Football writer Aaron Wilson is no longer with the Houston Chronicle after he went on a Boston sports radio show and compared the women suing Deshaun Watson to terrorists, multiple sources told Defector on Friday.
The radio appearance was on The Greg Hill Show on WEEI on March 19. During the appearance, Wilson called the lawsuits “a money grab” and “ambulance chasing.” At one point during the conversation, when talking about the Watson case, he said, “In his case, you know, it’s kind of you don’t negotiate with terrorists. People are demanding money, they’re asking for money. It kept escalating, it kept going up and up and up. You’re talking about more and more funds, I’m not going to say how much it got to, but my understanding is, you know, that there was an admission that, it was, you know, something, you know just that this was, you know, just a money grab.”
Last month, Wilson published a lengthy feature about Watson in which friends and associates of the Texans quarterback—currently being sued by 22 women in civil court who all say he hired them for massage therapy, then sexually assaulted them during the visit—said they couldn’t believe the allegations in the lawsuits.
A source told Defector that at 5:30 p.m. on Friday members of the sports department received a Zoom invite email titled, “Sports staff meeting.” During the meeting, which lasted about 10 to 15 minutes, the source says that Chronicle sports editor Reid Laymance told staffers that Wilson was no longer employed by the Chronicle. Laymance didn’t discuss any specifics regarding why Wilson was no longer employed, and he did not mention Wilson’s coverage of the lawsuits. He did tell reporters that they needed to be mindful of what they say on other platforms.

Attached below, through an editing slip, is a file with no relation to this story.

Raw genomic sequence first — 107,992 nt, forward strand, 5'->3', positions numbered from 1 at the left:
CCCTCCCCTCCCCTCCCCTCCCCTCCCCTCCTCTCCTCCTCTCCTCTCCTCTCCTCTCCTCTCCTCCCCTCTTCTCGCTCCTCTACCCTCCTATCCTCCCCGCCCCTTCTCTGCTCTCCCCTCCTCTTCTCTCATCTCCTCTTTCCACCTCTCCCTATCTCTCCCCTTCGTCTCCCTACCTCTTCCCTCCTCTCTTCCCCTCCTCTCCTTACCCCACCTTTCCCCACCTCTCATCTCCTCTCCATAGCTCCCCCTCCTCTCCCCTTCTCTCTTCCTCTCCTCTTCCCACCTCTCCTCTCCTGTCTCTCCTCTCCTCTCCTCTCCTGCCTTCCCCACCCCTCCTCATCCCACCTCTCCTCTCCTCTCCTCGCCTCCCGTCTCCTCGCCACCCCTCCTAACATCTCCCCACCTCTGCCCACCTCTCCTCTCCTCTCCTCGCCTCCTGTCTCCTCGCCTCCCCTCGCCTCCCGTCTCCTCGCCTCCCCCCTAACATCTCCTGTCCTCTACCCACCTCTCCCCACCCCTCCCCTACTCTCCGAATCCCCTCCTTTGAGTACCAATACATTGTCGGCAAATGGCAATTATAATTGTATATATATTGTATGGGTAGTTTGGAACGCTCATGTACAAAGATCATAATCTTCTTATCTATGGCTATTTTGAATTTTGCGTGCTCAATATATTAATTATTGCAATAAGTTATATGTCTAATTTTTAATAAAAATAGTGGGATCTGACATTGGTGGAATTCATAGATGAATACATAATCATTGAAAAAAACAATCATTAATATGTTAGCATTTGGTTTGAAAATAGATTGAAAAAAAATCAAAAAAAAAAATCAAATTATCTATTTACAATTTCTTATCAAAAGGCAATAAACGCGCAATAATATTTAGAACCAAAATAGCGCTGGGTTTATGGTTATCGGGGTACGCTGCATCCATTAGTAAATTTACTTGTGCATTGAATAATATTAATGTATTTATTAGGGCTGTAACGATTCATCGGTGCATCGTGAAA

Laymance was reiterating a message that had been delivered to the staff two hours earlier by the Chronicle’s executive editor, Steve Riley. An email from Riley was sent to the entire newsroom with the subject “Editor’s Note.” In the email, Riley wrote about newsroom ethics and proper behavior how they should be exercised with regards to the Watson case. “The sexual assault allegations against Deshaun Watson bring those standards front and center,” Riley wrote. “This note serves as a reminder that as we report, analyze and describe those allegations, those who bring them and the person they are brought against, we must approach the story with fairness and care toward all involved. Given the frequency of content we are creating, on a growing number of print and digital channels, our editors must also be more vigilant with our oversight of coverage on all platforms.”
The email went on to remind staffers that they always represent the Chronicle during any media appearances, and must do so with the permission of a supervisor.
“Facts are good. Analysis is OK. Opinion, speculation or baseless assertions are not. We won’t tolerate that sort of commentary,” Riley wrote, before closing by saying questions would be taken at a staff meeting. The email never mentions Wilson but multiple sources told Defector that they believed it was about Wilson, and specifically his radio appearance.
Defector reached out to Wilson via Twitter, phone, and Instagram but didn’t receive a response. Defector also emailed Riley and Laymance for comment, but did not receive a response.